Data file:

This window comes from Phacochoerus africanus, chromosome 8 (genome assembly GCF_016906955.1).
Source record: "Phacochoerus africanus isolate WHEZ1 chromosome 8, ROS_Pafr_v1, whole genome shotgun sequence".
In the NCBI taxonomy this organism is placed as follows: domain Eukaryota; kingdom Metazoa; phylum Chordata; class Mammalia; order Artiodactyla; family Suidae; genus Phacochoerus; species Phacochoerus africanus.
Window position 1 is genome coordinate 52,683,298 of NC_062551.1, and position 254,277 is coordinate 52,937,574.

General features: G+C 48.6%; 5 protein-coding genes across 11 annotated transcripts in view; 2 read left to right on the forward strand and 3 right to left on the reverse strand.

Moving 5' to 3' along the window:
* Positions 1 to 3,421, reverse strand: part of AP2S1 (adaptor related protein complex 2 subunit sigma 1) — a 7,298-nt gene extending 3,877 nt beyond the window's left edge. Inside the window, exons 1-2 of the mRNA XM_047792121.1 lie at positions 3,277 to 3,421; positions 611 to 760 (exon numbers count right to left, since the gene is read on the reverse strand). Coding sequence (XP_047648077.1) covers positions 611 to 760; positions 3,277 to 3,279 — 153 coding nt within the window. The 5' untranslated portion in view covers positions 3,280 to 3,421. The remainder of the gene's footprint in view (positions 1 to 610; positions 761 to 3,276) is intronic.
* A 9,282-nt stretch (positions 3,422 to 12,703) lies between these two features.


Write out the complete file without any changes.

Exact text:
This window comes from Phacochoerus africanus, chromosome 8 (genome assembly GCF_016906955.1).
Source record: "Phacochoerus africanus isolate WHEZ1 chromosome 8, ROS_Pafr_v1, whole genome shotgun sequence".
In the NCBI taxonomy this organism is placed as follows: domain Eukaryota; kingdom Metazoa; phylum Chordata; class Mammalia; order Artiodactyla; family Suidae; genus Phacochoerus; species Phacochoerus africanus.
Window position 1 is genome coordinate 52,683,298 of NC_062551.1, and position 254,277 is coordinate 52,937,574.

General features: G+C 48.6%; 5 protein-coding genes across 11 annotated transcripts in view; 2 read left to right on the forward strand and 3 right to left on the reverse strand.

Moving 5' to 3' along the window:
* Positions 1 to 3,421, reverse strand: part of AP2S1 (adaptor related protein complex 2 subunit sigma 1) — a 7,298-nt gene extending 3,877 nt beyond the window's left edge. Inside the window, exons 1-2 of the mRNA XM_047792121.1 lie at positions 3,277 to 3,421; positions 611 to 760 (exon numbers count right to left, since the gene is read on the reverse strand). Coding sequence (XP_047648077.1) covers positions 611 to 760; positions 3,277 to 3,279 — 153 coding nt within the window. The 5' untranslated portion in view covers positions 3,280 to 3,421. The remainder of the gene's footprint in view (positions 1 to 610; positions 761 to 3,276) is intronic.
* A 9,282-nt stretch (positions 3,422 to 12,703) lies between these two features.